It is time to announce the winning colour, the one of four which received the most votes, and I am pleased to say there were over 500 votes counted! The competition was close, initially I thought we were going to be having Banana Split bobbins […]
If you are a spinner who enjoys making anything you do ‘yours’, then I think you will enjoy this idea! Our wonderful wooden bobbins are just right for adding your own personal touch and turning them into something uniquely yours. I have played with this […]
This time I thought I would share some spin stuff with you, something you could make on any of our range of wheels, but especially if you like spinning finer yarns, this will even work as a heavy lace and will fit perfectly with the Lace Kit on any of the Majacraft wheels (and whats not to love about baby bobbins! soooo cute).
This yarn ‘recipe’ is an alternative way of creating a boucle yarn, taking advantage of the different properties of different fibre types and breeds. This yarn is a simple two ply, in which one single is spun from an easily feltable (shrinkable) yarn and the other from a nice curly less shrinkable type. I would recommend trying this with (for example) a single of Merino, and a single of Mohair, or you could do Polwarth with Wensleydale, or Corriedale with Gotland (or any mix and match of these types of fibres). The key is to make on of your singles the kind of fibre that will naturally want to curl into loops, and the other that naturally wants to shrink onto itself when washed and agitated.
This how the finished yarn looks: (click the image to see closer)
and close up you can see the cute little loops that are formed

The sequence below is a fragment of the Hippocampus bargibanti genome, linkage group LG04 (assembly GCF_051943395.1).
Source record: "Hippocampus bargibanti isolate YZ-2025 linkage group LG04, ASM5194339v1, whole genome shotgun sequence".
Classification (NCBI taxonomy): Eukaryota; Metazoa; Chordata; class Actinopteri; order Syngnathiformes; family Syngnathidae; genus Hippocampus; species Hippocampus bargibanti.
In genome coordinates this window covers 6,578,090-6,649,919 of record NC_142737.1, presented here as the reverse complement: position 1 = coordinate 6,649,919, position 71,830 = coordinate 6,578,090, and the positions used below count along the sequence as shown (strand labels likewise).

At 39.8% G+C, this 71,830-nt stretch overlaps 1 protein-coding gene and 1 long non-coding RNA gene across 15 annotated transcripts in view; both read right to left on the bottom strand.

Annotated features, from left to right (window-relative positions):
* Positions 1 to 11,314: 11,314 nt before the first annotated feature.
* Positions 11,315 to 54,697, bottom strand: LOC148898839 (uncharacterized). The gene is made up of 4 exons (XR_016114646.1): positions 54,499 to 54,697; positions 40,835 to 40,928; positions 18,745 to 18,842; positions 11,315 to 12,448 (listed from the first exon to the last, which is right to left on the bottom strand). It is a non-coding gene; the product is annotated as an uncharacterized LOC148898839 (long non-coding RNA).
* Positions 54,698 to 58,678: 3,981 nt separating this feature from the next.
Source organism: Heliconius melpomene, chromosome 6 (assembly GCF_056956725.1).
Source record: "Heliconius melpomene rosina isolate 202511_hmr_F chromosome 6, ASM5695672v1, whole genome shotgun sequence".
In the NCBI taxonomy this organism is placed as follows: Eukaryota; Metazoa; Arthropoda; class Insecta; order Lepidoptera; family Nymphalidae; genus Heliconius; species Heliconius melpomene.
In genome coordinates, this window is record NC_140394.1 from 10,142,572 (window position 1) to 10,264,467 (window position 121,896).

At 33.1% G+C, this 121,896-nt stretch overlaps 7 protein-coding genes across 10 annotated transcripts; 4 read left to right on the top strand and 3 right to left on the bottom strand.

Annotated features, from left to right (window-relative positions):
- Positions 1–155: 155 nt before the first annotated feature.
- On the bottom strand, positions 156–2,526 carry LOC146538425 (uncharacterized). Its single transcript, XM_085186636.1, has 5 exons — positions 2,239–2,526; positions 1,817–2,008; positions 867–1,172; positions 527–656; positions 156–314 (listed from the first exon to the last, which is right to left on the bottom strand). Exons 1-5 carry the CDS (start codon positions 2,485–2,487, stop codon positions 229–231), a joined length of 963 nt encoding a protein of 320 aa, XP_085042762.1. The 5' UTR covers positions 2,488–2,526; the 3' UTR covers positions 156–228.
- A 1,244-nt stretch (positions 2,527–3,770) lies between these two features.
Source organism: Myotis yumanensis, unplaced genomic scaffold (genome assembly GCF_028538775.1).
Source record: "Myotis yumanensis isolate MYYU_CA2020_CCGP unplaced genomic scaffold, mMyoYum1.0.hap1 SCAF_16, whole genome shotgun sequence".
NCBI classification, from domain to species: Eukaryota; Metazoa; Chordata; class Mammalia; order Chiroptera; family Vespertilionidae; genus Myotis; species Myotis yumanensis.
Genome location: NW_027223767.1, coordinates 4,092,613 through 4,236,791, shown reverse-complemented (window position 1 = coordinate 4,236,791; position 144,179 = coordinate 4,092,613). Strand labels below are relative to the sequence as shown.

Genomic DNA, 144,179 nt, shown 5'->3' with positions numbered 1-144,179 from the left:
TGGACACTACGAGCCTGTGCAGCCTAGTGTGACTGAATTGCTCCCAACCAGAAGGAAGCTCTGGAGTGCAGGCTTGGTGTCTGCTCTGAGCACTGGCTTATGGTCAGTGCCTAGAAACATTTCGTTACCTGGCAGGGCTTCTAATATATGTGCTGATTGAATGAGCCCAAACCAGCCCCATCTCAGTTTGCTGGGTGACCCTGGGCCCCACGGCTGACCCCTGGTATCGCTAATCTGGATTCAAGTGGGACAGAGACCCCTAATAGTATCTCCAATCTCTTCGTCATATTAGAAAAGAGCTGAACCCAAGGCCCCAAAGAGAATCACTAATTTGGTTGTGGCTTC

The making of this yarn is surprisingly simple. There are two main keys to success, the first is your fiber choice, the second is your plying angle.
As you spin your singles, spin your shrink fibre as usual and to any thickness you like, but spin your curl fibre with some extra twist, and keep that one fine. In the example I spun both singles to a similar thickness. I started with undyed fleece too and dyed it when completed as part of the fulling process.
When you come to plying, the important part is to make sure you ply unevenly! Keep your shrinkable fleece with more tension on it and straight towards you, and spiral the curl fibre around it.
Your plyed yarn should look like a badly plyed two ply when you’re done, but don’t worry, there is another step!
Next comes the part that creates the magic! You are going to treat this yarn roughly. Wind it into a skein, then drop it into hot water (or like I did into a dye pot!). Let it relax, start enjoying itself, stretch out… then take that yarn and dunk it straight into cold water! Swirl it around, beat it a bit, then repeat! Keep repeating the hot to cold and agitation until you see that shrink fibre doing its shrinking, which in turn pulls in the curl fibre and forces it to curl. The more you spiraled the ply the more curls you will get.
You will know when your yarn is complete when it is looking nice and loopy!
This yarn will look like a boucle style, it will add a lovely and gently looped texture to any project without being as big or add the bulk of a more standard three ply boucle. You might want to experiment with making more or less of an angle in your plying , or adding more twist to your curl yarn, or altering the thickness of the two plys, you will get a slightly different result in each variation.